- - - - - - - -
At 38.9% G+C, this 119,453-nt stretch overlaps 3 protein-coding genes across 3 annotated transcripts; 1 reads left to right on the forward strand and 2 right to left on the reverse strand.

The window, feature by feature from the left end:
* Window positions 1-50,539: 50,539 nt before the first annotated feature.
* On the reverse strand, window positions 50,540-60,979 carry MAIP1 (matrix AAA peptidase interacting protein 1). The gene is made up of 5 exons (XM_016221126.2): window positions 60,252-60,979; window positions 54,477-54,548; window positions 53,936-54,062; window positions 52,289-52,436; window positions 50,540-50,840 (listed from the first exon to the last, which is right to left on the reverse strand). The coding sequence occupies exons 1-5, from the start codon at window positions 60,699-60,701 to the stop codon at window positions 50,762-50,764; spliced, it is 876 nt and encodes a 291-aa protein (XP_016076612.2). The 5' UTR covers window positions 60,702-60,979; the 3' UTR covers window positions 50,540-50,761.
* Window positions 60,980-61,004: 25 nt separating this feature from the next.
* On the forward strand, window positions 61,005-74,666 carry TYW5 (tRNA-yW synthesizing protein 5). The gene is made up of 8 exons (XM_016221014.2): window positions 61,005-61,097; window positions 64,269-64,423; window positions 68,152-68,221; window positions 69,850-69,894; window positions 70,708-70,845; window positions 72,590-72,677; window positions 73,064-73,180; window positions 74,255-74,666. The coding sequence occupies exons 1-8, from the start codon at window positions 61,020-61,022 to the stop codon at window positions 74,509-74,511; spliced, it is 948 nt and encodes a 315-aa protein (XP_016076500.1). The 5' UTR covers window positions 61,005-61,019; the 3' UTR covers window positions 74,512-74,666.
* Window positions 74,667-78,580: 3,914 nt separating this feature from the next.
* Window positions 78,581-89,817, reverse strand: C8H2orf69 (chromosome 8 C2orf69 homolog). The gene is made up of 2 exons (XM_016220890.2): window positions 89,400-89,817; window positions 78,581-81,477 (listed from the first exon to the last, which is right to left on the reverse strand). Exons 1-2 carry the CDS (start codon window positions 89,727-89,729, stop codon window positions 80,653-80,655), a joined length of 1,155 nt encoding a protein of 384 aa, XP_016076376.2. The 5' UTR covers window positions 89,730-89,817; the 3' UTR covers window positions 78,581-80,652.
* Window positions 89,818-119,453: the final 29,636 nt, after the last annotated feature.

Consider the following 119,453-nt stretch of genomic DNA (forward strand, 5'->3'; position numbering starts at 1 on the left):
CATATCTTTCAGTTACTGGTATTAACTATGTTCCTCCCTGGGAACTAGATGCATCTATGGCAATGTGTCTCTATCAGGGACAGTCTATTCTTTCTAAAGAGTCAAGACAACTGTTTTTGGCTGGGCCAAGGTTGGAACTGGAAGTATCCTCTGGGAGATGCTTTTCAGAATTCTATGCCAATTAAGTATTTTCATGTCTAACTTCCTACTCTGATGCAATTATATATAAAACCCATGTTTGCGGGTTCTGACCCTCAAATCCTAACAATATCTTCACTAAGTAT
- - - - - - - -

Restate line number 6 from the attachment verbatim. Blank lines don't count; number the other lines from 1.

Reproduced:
* On the forward strand, window positions 61,005-74,666 carry TYW5 (tRNA-yW synthesizing protein 5). The gene is made up of 8 exons (XM_016221014.2): window positions 61,005-61,097; window positions 64,269-64,423; window positions 68,152-68,221; window positions 69,850-69,894; window positions 70,708-70,845; window positions 72,590-72,677; window positions 73,064-73,180; window positions 74,255-74,666. The coding sequence occupies exons 1-8, from the start codon at window positions 61,020-61,022 to the stop codon at window positions 74,509-74,511; spliced, it is 948 nt and encodes a 315-aa protein (XP_016076500.1). The 5' UTR covers window positions 61,005-61,019; the 3' UTR covers window positions 74,512-74,666.